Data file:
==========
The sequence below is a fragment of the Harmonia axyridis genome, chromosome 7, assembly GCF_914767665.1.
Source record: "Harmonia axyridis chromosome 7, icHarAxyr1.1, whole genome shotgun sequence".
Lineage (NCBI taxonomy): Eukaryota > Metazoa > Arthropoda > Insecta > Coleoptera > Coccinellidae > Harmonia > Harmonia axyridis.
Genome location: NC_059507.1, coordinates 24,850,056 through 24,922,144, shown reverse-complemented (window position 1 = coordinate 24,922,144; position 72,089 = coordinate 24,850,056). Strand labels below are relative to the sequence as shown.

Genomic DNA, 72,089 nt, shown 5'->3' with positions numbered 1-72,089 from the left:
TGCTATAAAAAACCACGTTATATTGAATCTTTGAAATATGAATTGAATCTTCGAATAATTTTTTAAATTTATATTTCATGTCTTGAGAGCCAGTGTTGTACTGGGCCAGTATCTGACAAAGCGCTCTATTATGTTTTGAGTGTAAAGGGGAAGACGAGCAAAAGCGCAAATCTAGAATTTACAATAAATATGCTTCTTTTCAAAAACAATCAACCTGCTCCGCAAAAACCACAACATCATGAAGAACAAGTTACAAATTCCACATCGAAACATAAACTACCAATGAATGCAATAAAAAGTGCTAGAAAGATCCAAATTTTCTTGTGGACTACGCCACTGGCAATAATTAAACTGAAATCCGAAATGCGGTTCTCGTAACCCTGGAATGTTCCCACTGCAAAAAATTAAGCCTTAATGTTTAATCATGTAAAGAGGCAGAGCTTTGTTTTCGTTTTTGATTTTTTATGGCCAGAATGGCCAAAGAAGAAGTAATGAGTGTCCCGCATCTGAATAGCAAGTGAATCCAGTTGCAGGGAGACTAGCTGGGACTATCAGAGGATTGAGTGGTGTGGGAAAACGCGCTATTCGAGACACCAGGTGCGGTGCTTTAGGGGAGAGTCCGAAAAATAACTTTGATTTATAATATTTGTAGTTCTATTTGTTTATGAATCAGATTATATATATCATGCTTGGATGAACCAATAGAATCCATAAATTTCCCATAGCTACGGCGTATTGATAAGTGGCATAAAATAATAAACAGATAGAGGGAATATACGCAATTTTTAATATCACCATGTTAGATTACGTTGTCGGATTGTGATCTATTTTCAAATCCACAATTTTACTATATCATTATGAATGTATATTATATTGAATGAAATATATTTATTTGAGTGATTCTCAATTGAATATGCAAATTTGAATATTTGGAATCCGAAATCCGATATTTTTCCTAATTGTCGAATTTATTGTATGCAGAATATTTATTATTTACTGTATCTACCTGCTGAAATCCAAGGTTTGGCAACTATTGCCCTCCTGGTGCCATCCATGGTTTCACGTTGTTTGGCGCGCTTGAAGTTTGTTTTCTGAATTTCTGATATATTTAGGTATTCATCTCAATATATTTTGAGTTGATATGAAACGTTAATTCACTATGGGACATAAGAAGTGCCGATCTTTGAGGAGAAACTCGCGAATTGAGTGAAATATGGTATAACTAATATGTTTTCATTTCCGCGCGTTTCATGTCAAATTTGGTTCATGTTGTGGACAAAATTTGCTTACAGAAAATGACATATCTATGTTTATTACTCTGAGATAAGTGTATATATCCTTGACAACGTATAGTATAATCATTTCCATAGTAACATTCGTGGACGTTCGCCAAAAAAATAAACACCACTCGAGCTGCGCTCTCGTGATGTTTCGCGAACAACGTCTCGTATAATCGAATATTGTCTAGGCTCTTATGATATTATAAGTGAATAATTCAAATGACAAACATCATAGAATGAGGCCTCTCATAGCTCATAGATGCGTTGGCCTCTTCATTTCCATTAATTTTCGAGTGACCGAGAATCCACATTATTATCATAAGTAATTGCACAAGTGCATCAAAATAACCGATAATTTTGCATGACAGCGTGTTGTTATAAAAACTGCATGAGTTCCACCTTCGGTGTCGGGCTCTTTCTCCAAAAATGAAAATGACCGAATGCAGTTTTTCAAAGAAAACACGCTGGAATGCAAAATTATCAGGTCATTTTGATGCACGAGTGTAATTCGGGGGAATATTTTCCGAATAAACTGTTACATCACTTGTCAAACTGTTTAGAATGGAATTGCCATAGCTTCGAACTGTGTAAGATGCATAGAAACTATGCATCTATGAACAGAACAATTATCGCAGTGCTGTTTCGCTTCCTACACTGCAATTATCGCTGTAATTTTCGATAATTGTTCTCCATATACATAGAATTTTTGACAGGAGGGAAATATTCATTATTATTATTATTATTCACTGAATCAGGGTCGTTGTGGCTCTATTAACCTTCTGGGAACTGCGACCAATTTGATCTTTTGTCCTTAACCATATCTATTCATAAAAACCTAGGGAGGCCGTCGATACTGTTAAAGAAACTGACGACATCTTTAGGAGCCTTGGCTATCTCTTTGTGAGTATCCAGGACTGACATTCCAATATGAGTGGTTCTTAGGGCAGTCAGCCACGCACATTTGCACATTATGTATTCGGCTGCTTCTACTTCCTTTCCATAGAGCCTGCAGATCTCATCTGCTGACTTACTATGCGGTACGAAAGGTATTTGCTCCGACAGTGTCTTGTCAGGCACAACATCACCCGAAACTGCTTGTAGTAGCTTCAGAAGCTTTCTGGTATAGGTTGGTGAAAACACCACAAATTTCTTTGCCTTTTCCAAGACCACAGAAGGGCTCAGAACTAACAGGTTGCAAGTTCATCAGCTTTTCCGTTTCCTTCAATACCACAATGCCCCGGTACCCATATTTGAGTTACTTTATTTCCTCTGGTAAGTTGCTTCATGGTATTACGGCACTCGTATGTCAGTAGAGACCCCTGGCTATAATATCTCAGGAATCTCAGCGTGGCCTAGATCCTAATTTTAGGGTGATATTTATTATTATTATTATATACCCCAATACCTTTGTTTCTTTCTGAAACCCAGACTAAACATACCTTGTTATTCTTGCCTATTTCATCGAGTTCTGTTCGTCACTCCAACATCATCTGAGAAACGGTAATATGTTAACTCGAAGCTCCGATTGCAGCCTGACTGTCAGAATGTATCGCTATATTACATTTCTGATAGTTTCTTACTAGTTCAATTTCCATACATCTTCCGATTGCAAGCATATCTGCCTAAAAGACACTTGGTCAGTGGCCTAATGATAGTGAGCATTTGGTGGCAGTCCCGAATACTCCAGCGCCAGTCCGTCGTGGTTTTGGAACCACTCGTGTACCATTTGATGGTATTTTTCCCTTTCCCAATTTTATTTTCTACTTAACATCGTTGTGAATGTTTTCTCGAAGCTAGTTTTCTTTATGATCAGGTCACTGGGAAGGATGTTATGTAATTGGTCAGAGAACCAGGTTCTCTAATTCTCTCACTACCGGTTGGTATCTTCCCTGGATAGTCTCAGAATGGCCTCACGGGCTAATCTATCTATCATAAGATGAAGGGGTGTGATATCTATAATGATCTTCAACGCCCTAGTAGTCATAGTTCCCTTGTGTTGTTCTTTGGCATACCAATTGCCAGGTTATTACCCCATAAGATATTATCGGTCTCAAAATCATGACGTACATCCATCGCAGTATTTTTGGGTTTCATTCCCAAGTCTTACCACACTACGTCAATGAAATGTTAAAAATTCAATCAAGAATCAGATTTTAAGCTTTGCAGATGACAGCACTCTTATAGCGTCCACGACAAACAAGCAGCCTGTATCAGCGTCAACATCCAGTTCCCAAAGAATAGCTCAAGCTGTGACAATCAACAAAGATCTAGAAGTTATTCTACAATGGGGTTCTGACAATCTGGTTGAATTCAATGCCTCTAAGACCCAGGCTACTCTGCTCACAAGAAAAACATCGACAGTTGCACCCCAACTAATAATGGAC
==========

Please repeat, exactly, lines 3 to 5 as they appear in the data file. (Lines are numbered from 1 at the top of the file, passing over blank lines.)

Lineage (NCBI taxonomy): Eukaryota > Metazoa > Arthropoda > Insecta > Coleoptera > Coccinellidae > Harmonia > Harmonia axyridis.
Genome location: NC_059507.1, coordinates 24,850,056 through 24,922,144, shown reverse-complemented (window position 1 = coordinate 24,922,144; position 72,089 = coordinate 24,850,056). Strand labels below are relative to the sequence as shown.

Genomic DNA, 72,089 nt, shown 5'->3' with positions numbered 1-72,089 from the left: